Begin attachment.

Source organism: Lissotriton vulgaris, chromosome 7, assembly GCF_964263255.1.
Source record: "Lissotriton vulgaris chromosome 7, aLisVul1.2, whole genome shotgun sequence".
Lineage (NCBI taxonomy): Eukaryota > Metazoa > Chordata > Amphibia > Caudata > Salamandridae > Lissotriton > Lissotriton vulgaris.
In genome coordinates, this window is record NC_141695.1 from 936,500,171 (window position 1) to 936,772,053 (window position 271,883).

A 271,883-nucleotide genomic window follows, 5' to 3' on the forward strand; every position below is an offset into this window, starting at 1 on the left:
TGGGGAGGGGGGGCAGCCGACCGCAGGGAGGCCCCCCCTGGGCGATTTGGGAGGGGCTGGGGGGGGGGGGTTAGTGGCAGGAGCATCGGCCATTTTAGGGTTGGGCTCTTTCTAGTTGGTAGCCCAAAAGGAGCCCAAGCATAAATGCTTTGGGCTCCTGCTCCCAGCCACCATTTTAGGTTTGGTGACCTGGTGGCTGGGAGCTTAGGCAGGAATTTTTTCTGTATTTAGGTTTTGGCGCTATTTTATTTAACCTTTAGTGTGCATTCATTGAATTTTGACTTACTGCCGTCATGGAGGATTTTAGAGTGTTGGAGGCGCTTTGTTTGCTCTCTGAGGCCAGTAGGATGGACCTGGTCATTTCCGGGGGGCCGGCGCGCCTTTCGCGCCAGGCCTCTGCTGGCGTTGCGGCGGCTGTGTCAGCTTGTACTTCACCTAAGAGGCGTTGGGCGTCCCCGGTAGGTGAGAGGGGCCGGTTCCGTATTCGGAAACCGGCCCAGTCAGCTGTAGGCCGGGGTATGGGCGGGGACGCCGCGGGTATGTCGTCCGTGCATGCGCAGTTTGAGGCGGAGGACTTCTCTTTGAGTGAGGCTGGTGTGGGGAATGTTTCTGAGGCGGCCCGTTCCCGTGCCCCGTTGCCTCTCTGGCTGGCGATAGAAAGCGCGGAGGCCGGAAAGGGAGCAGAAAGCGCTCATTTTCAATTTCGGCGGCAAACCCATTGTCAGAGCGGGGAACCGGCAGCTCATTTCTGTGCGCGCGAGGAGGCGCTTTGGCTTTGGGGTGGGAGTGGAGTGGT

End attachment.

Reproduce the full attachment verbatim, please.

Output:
Source organism: Lissotriton vulgaris, chromosome 7, assembly GCF_964263255.1.
Source record: "Lissotriton vulgaris chromosome 7, aLisVul1.2, whole genome shotgun sequence".
Lineage (NCBI taxonomy): Eukaryota > Metazoa > Chordata > Amphibia > Caudata > Salamandridae > Lissotriton > Lissotriton vulgaris.
In genome coordinates, this window is record NC_141695.1 from 936,500,171 (window position 1) to 936,772,053 (window position 271,883).

A 271,883-nucleotide genomic window follows, 5' to 3' on the forward strand; every position below is an offset into this window, starting at 1 on the left:
TGGGGAGGGGGGGCAGCCGACCGCAGGGAGGCCCCCCCTGGGCGATTTGGGAGGGGCTGGGGGGGGGGGGTTAGTGGCAGGAGCATCGGCCATTTTAGGGTTGGGCTCTTTCTAGTTGGTAGCCCAAAAGGAGCCCAAGCATAAATGCTTTGGGCTCCTGCTCCCAGCCACCATTTTAGGTTTGGTGACCTGGTGGCTGGGAGCTTAGGCAGGAATTTTTTCTGTATTTAGGTTTTGGCGCTATTTTATTTAACCTTTAGTGTGCATTCATTGAATTTTGACTTACTGCCGTCATGGAGGATTTTAGAGTGTTGGAGGCGCTTTGTTTGCTCTCTGAGGCCAGTAGGATGGACCTGGTCATTTCCGGGGGGCCGGCGCGCCTTTCGCGCCAGGCCTCTGCTGGCGTTGCGGCGGCTGTGTCAGCTTGTACTTCACCTAAGAGGCGTTGGGCGTCCCCGGTAGGTGAGAGGGGCCGGTTCCGTATTCGGAAACCGGCCCAGTCAGCTGTAGGCCGGGGTATGGGCGGGGACGCCGCGGGTATGTCGTCCGTGCATGCGCAGTTTGAGGCGGAGGACTTCTCTTTGAGTGAGGCTGGTGTGGGGAATGTTTCTGAGGCGGCCCGTTCCCGTGCCCCGTTGCCTCTCTGGCTGGCGATAGAAAGCGCGGAGGCCGGAAAGGGAGCAGAAAGCGCTCATTTTCAATTTCGGCGGCAAACCCATTGTCAGAGCGGGGAACCGGCAGCTCATTTCTGTGCGCGCGAGGAGGCGCTTTGGCTTTGGGGTGGGAGTGGAGTGGT